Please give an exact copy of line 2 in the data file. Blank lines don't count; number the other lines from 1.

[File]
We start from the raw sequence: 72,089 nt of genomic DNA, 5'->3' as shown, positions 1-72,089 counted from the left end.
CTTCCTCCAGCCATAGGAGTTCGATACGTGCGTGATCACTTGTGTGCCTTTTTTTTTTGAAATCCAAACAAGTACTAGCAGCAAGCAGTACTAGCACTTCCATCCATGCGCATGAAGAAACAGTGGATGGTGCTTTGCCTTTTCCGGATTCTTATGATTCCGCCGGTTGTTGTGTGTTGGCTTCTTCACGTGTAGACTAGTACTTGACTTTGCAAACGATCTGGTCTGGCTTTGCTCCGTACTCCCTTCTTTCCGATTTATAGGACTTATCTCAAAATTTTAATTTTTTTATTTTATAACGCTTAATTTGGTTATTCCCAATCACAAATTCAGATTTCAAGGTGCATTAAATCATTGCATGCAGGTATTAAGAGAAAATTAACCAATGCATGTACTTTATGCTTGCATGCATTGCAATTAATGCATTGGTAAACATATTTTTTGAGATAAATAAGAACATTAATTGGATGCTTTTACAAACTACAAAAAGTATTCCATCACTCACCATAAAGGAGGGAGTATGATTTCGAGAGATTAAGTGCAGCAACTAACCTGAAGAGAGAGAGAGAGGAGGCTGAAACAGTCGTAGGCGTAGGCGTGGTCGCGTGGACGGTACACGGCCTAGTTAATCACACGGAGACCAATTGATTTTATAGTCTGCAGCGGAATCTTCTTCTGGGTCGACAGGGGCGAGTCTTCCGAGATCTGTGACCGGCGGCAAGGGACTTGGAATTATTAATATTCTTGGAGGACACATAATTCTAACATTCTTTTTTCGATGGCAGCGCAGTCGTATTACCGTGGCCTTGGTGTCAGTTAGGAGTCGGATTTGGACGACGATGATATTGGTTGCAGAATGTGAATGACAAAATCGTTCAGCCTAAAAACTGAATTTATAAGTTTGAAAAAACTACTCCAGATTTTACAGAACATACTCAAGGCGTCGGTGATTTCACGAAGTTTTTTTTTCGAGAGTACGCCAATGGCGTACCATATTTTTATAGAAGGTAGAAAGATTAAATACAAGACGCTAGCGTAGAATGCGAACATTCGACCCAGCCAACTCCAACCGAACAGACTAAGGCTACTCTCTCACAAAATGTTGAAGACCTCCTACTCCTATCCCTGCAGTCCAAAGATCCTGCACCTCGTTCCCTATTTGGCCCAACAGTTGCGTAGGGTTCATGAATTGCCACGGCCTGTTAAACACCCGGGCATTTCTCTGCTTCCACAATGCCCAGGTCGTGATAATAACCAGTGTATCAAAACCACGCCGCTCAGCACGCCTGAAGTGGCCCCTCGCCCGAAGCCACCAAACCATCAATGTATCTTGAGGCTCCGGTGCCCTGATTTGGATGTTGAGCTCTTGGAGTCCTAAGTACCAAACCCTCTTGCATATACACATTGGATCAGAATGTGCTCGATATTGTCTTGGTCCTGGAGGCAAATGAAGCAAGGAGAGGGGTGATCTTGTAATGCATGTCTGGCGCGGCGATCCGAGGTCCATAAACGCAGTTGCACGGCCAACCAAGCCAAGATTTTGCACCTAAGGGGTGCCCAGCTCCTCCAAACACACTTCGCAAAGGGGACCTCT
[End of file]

CTTCCTCCAGCCATAGGAGTTCGATACGTGCGTGATCACTTGTGTGCCTTTTTTTTTTGAAATCCAAACAAGTACTAGCAGCAAGCAGTACTAGCACTTCCATCCATGCGCATGAAGAAACAGTGGATGGTGCTTTGCCTTTTCCGGATTCTTATGATTCCGCCGGTTGTTGTGTGTTGGCTTCTTCACGTGTAGACTAGTACTTGACTTTGCAAACGATCTGGTCTGGCTTTGCTCCGTACTCCCTTCTTTCCGATTTATAGGACTTATCTCAAAATTTTAATTTTTTTATTTTATAACGCTTAATTTGGTTATTCCCAATCACAAATTCAGATTTCAAGGTGCATTAAATCATTGCATGCAGGTATTAAGAGAAAATTAACCAATGCATGTACTTTATGCTTGCATGCATTGCAATTAATGCATTGGTAAACATATTTTTTGAGATAAATAAGAACATTAATTGGATGCTTTTACAAACTACAAAAAGTATTCCATCACTCACCATAAAGGAGGGAGTATGATTTCGAGAGATTAAGTGCAGCAACTAACCTGAAGAGAGAGAGAGAGGAGGCTGAAACAGTCGTAGGCGTAGGCGTGGTCGCGTGGACGGTACACGGCCTAGTTAATCACACGGAGACCAATTGATTTTATAGTCTGCAGCGGAATCTTCTTCTGGGTCGACAGGGGCGAGTCTTCCGAGATCTGTGACCGGCGGCAAGGGACTTGGAATTATTAATATTCTTGGAGGACACATAATTCTAACATTCTTTTTTCGATGGCAGCGCAGTCGTATTACCGTGGCCTTGGTGTCAGTTAGGAGTCGGATTTGGACGACGATGATATTGGTTGCAGAATGTGAATGACAAAATCGTTCAGCCTAAAAACTGAATTTATAAGTTTGAAAAAACTACTCCAGATTTTACAGAACATACTCAAGGCGTCGGTGATTTCACGAAGTTTTTTTTTCGAGAGTACGCCAATGGCGTACCATATTTTTATAGAAGGTAGAAAGATTAAATACAAGACGCTAGCGTAGAATGCGAACATTCGACCCAGCCAACTCCAACCGAACAGACTAAGGCTACTCTCTCACAAAATGTTGAAGACCTCCTACTCCTATCCCTGCAGTCCAAAGATCCTGCACCTCGTTCCCTATTTGGCCCAACAGTTGCGTAGGGTTCATGAATTGCCACGGCCTGTTAAACACCCGGGCATTTCTCTGCTTCCACAATGCCCAGGTCGTGATAATAACCAGTGTATCAAAACCACGCCGCTCAGCACGCCTGAAGTGGCCCCTCGCCCGAAGCCACCAAACCATCAATGTATCTTGAGGCTCCGGTGCCCTGATTTGGATGTTGAGCTCTTGGAGTCCTAAGTACCAAACCCTCTTGCATATACACATTGGATCAGAATGTGCTCGATATTGTCTTGGTCCTGGAGGCAAATGAAGCAAGGAGAGGGGTGATCTTGTAATGCATGTCTGGCGCGGCGATCCGAGGTCCATAAACGCAGTTGCACGGCCAACCAAGCCAAGATTTTGCACCTAAGGGGTGCCCAGCTCCTCCAAACACACTTCGCAAAGGGGACCTCT